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Wed

27

Jun

2007

"Sir" Salman Rushdie
Wednesday, 27 June 2007 10:36
by Craig Murray

I can talk about Salman Rushdie's honour with a certain earned hauteur, having in the course of my life turned down three honours myself (LVO, OBE and CVO, since you ask). I have never understood why people accept honours when there is so much more social cachet in refusing them.

People in the FCO always imagined I turned them down because of a vague egalitarianism. Actually it is because, as a good Scot, I felt no need to accept anything from a provincial German family notable for lack of intellectual distinction. The Queen asked me, in Warsaw, why I refused, and I replied it was because I am a Scottish nationalist. She replied "Oh good" with a charming smile.

On two occasions I received a very pleasant personal gift from the Queen instead - a solid silver armada dish, and a piece of Linley joinery. This is in practice a much better deal, because with the higher awards, when you die you have to give them back (honest - there is a little label on the back that says so). The gifts, you can sell - and as I am now completely on my uppers, I am going to. Any offers?

I do have one honour - I am an Officier de l'Ordre du Mono.of the Republic of Togo. This was given me by the late President Eyadema, who as far as I know was the only recent Head of State who strangled his predecessor with his own hands. It was for my role in a surreal - and terrifying - peace negotiation with the Sierra Leonean rebels, which will turn up in a future volume of my memoirs. I would have refused the medal, but the FCO ordered me not to as, in the unusual circumstances, it might give unhelpful offence. In thanking President Eyadema, I asked him if the next up was l'Ordre du Stereo. Whether he understood my joke, made in bad French, I don't know, as he replied, memorably, that I should drink coconut milk to make me piss. That may be a Togolese insult.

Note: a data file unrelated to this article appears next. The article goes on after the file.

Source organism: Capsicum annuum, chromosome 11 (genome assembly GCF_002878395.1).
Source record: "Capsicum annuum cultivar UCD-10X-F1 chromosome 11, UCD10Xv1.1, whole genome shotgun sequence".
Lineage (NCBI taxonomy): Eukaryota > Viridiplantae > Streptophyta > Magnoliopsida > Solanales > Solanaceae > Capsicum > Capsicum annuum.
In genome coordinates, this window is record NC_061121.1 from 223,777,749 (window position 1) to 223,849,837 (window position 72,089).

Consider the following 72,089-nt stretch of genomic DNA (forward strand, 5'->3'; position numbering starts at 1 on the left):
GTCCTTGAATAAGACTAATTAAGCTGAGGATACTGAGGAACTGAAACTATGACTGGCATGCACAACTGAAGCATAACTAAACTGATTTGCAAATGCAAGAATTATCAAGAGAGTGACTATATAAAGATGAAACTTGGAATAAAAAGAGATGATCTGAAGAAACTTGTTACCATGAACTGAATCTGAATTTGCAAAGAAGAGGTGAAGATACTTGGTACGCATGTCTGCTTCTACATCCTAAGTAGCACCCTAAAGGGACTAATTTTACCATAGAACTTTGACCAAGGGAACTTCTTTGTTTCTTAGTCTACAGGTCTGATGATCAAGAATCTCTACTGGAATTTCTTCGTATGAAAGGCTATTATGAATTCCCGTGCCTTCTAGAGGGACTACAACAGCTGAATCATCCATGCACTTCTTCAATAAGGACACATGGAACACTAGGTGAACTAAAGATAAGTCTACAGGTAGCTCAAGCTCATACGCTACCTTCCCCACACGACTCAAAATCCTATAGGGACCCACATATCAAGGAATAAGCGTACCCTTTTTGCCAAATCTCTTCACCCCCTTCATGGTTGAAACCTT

Anyway, back to Rushdie. I am afraid I believe that if people wish to insult religion, they should be allowed to. Freedom of speech is vitally important. Those Muslims shouting against him have every right to be offended, and every right to express their view, but must acknowledge Rushdie's right to express his. If the Muslims are right, Rushdie will get his come-uppance eternally, which should be enough vengeance for anybody. You can't make eternity last longer by killing someone quicker.

But I am astounded at the decision to give him a knighthood. Why? His corpus of work is just not that good. Midnight's Children was readable, but a bit formulaic. Rushdie's prose has all the cutting edge of a damp cloth. Satanic Verses may be shocking, but has little else to recommend it.

Who nominated Rushdie, and why? If we really felt the need to create a new literary knight, why not Alexander McCall Smith or George MacDonald Fraser? Both of them are much more original and prolific writers than Rushdie. Both actually live in this country, unlike Rushdie.

McCall Smith, certainly, has devoted a significant proportion of his time and his literary earnings to charity, something one could never accuse Rushdie of. If Salman Rushdie has an interest in life other than Salman Rushdie, it is not readily discernible.

Rushdie simply does not deserve to be elevated above a score or more of other writers in this country who are not knights. I am having dinner tomorrow in Dundee with Phillip Pullman and Jacqueline Wilson, both of whom I prize above Rushdie. This is a political, not a literary, award and Muslims have a right to be angry about that. But the answer is a political response, not violence. If Lord Ahmed is genuine, he should jump off the New Labour gravy train.

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